“Solving a problem means reducing it to a simpler problem”
—Walter Warwick Sawyer
Why are there still no self-driving cars on the roads? Everything is relatively simple: control the movement of the car following the intended route, observe the rules of the road, and avoid potentially dangerous situations. But despite the clarity of the task, self-driving vehicles are still rare.
Maybe because we—as usual—ignore the biological experience of solving this problem?
Let’s figure it out together
There are four main challenges when building fully self-driving cars:
Self-driving cars must be able to accurately perceive their environment in order to make safe driving decisions. This includes detecting and recognizing objects such as pedestrians, other vehicles, traffic lights, road markings, and traffic signs.
2- Decision making
Once a self-driving car has mastered the environment, it must make a decision about how to move safely and efficiently in that environment. This includes predicting the behavior of other vehicles and pedestrians, choosing the best route to your destination, and deciding when to slow down, speed up, or change lanes.
3- Technical limitations
Autonomous vehicles require significant processing power to operate effectively. Modern processors and graphics cards, as well as high-capacity storage and memory, are needed to process the huge amount of data generated by self-driving cars.
Despite advances in technology, self-driving cars still face technical limitations. For example, they may not work or work incorrectly in extreme weather conditions or on poorly marked roads.
Self-driving cars must be highly reliable and safe, as any mistake or malfunction can lead to severe accidents. This requires extensive testing and validation and reliable backup systems to prevent accidents in the event of a sensor or software failure.
What is the result?
If we discard a lot of clarifying details, it becomes obvious that two processes lie at the heart of all four problems: piloting (direct movement) and safety.
At the same time, the developers of unmanned vehicle systems are trying to solve these two problems simultaneously and within the framework of one system, which eliminates the plasticity maneuver by creating a computational trap of the “all or nothing” type.
Maybe there is an error in this?
How nature does it
Any living organism shares the process of controlling its body and observing safety standards. We can move in darkness, in fog, and even in water—where most of our senses (primarily eyes) cannot work correctly. Our brain divides the task of moving safely in space into two processes, each of which is solved separately.
In biology, movement is the control of muscles, and safety is the work of the senses. In fact, these tasks do not have a rigid link and therefore they can be solved separately more efficiently.
To illustrate this, I want to tell you a funny story.
One late evening, a taxi driver was driving a plane pilot to the airport. Looking at the beautiful uniform jacket of the pilot, the taxi driver says, “Here you pilots are given beautiful uniforms and paid more than us taxi drivers, but you and I do the same job.”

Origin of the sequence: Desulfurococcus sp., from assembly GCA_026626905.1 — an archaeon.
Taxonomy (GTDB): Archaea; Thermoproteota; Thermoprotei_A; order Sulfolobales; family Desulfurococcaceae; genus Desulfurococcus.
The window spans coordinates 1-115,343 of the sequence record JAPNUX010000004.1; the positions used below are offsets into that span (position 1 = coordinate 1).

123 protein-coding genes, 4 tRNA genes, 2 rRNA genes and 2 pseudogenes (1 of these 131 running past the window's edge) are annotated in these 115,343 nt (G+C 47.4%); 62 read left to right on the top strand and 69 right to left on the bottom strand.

The pilot smiled and said, “Not at all. We pilot sometimes fly the plane in complete darkness using radar and navigational instruments.”
The taxi driver also smiled and said in response: “We can do that too.” After these words, the taxi driver turned off the headlights, and the car continued to drive in complete darkness.
The pilot desperately grabbed the seat and fearfully says, “What are you doing? You can’t see the road at all!” To which the taxi driver calmly replied, “Don’t worry, we are also going on ‘navigational instruments’ now—on the taximeter counter—after 15 cents there will be a left turn.”
How to split one big problem into two separate equations?
If we try to implement a biological strategy, then driving a car should be divided into two tasks. The first is direct piloting, which should be implemented not by the intelligence of the car, but by the individual artificial intelligence of the driver (personal AI will repeat the driving style of its owner based on a very simple non-detailed model of reality), while safety will be carried out by the autonomous system of the car, the task which will prevent a collision and keep restrictive parameters for the actions of the piloting system.
Get a system of frames and balances
In this case, each of us will have a relatively simple own autopilot, which we can connect to any car that has a universal communicator, and the car’s own security system will become just a collision response complex, and each of the automakers will make it with more or less detail and technological fullness.
The driver is responsible, and the car is certified
Legally, the responsibility, in this case, will remain with the driver, who allowed his AI to act on his own behalf, and it will be the responsibility of automakers to certify and standardize the anti-collision system, which must be non-stop and work both with a live driver and with an autopilot in the form of a personal AI.
At the same time, with such a binary scheme, each self-driving car will repeat the driving style of its owner, and your piloting system will look like a very powerful navigator that is connected by cable to the car’s diagnostic connector.